|— Golfer —|
March 10, 1965|
|Died||November 20, 1993(aged 28)|
|College||Arizona State University|
|Former tour(s)||LPGA Tour (1986-1989)|
|Best results in LPGA Major Championships
|Kraft Nabisco C'ship||T58: 1989|
|LPGA Championship||T45: 1988|
|U.S. Women's Open||T11: 1983|
|du Maurier Classic||T37: 1986|
|Achievements and awards|
|LPGA William and
Mousie Powell Award
|LPGA Heather Farr Award||1994|
Farr won three state championships at Xavier College Preparatory in Phoenix, Arizona. She is a member of the National High School Sports Hall of Fame and the azcentral.com Arizona High School Sports Hall of Fame.
Farr enrolled at Arizona State University in 1982, where she played for the Sun Devils women's golf team. During her time at ASU she became a well-known golfer, both in Arizona and nationwide, winning the 1982 U.S. Girls' Junior and 1984 U.S. Women's Amateur Public Links. She played on the U.S. teams in the 1984 Curtis Cup and Espirito Santo Trophy. Upon graduation in 1986, she joined the LPGA Tour. Her best finish was a T-3 at the 1988 Mazda Classic.
Farr was diagnosed with breast cancer in 1989. Her battle with cancer became national news for the next four years.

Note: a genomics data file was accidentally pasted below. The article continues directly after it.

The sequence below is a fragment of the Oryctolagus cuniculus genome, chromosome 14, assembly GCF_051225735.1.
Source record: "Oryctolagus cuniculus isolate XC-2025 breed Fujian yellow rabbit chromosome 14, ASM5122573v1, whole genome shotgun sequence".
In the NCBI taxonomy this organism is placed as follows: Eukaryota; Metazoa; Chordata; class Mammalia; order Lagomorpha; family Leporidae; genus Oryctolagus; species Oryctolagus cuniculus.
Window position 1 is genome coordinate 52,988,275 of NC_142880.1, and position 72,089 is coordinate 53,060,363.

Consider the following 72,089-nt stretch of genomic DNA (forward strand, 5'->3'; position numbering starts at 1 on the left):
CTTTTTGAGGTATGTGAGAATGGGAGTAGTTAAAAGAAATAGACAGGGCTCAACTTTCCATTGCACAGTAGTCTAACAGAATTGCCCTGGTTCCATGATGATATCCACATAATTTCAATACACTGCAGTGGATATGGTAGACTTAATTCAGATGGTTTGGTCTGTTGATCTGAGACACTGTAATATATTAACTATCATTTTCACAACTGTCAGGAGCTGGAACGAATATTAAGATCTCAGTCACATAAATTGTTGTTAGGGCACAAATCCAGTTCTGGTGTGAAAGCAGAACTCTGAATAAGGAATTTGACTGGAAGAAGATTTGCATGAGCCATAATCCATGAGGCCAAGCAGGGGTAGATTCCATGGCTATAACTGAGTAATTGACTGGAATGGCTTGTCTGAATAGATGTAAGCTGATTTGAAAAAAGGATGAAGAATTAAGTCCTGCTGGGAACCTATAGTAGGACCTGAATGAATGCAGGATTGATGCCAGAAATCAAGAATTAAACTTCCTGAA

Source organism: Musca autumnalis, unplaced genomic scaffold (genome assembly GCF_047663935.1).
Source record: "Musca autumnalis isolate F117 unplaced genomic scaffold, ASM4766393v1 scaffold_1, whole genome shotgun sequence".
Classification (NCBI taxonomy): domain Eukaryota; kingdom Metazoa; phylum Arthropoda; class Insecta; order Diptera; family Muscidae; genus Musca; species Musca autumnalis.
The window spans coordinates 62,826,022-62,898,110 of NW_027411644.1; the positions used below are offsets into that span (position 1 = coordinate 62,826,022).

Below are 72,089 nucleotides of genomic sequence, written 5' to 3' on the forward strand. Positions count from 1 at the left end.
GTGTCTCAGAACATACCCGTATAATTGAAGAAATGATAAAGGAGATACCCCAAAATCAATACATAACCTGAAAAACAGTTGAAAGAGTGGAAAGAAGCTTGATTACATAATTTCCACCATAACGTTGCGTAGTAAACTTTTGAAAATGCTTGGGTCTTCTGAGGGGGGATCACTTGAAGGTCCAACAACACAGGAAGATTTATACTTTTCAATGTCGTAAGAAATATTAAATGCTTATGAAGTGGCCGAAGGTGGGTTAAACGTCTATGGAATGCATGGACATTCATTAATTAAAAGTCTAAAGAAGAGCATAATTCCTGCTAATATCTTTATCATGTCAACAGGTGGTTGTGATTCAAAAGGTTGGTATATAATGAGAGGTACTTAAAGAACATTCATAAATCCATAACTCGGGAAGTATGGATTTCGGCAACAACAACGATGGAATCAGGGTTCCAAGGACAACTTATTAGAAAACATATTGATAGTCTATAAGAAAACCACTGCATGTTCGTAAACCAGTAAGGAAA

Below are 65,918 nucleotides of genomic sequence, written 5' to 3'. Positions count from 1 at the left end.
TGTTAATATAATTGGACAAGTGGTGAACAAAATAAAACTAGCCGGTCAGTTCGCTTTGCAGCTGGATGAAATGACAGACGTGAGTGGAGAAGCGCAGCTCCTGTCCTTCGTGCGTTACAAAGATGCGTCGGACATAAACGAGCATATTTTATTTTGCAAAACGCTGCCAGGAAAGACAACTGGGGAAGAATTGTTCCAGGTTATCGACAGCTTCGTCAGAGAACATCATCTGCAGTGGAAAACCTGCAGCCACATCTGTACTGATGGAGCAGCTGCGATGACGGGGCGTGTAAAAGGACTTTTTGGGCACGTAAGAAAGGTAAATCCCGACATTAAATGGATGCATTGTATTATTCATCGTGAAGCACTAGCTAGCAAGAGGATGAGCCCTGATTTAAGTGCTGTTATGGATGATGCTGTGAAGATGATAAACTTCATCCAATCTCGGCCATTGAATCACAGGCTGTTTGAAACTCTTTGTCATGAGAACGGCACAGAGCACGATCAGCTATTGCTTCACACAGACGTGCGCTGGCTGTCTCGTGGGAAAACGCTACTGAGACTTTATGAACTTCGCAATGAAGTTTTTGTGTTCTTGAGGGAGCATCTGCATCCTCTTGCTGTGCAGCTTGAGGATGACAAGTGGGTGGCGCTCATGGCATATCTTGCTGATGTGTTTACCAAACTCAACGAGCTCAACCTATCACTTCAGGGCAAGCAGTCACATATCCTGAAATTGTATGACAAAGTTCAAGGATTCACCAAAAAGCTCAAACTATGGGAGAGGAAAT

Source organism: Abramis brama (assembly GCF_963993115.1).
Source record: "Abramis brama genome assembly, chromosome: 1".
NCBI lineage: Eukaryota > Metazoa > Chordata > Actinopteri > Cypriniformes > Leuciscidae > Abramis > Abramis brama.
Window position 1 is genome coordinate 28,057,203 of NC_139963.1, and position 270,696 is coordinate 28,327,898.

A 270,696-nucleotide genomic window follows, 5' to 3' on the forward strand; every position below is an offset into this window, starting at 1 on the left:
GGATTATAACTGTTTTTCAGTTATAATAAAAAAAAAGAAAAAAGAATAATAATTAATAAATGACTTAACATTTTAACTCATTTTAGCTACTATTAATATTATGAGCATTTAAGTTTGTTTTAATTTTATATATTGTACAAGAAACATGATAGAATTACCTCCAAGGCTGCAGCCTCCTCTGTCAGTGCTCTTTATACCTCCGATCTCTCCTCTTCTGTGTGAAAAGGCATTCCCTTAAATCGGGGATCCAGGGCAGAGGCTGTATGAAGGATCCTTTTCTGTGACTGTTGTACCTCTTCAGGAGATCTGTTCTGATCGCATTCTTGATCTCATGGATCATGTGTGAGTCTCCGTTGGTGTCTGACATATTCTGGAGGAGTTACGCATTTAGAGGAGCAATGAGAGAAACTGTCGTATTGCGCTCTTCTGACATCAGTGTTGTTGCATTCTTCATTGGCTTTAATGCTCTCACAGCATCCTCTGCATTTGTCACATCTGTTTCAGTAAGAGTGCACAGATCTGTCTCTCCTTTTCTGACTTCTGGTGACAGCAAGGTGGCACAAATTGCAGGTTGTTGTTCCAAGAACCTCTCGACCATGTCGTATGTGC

Through 1993 The Arizona Republic newspaper kept a daily column which updated Farr's health condition. She became admired by many Arizonans because she kept hope of returning to the golf links soon, despite her ordeal. On November 20 after being debilitated by her disease, she died at age 28.
She was posthumously named an "ambassador" of the Grayhawk Golf Club in Arizona, and her family established the Heather Farr Foundation. In addition to that numerous golf awards have been named after her.
In 1994 the LPGA established the Heather Farr Player Award to celebrate the life of Farr. The award "recognizes an LPGA Tour player who, through her hard work, dedication and love of the game of golf, has demonstrated determination, perseverance and spirit in fulfilling her goals as a player, qualities for which Farr is so fondly remembered".
Amateur wins (2)
- Curtis Cup (representing the United States): 1984 (winners)
- Espirito Santo Trophy (representing the United States): 1984 (winners)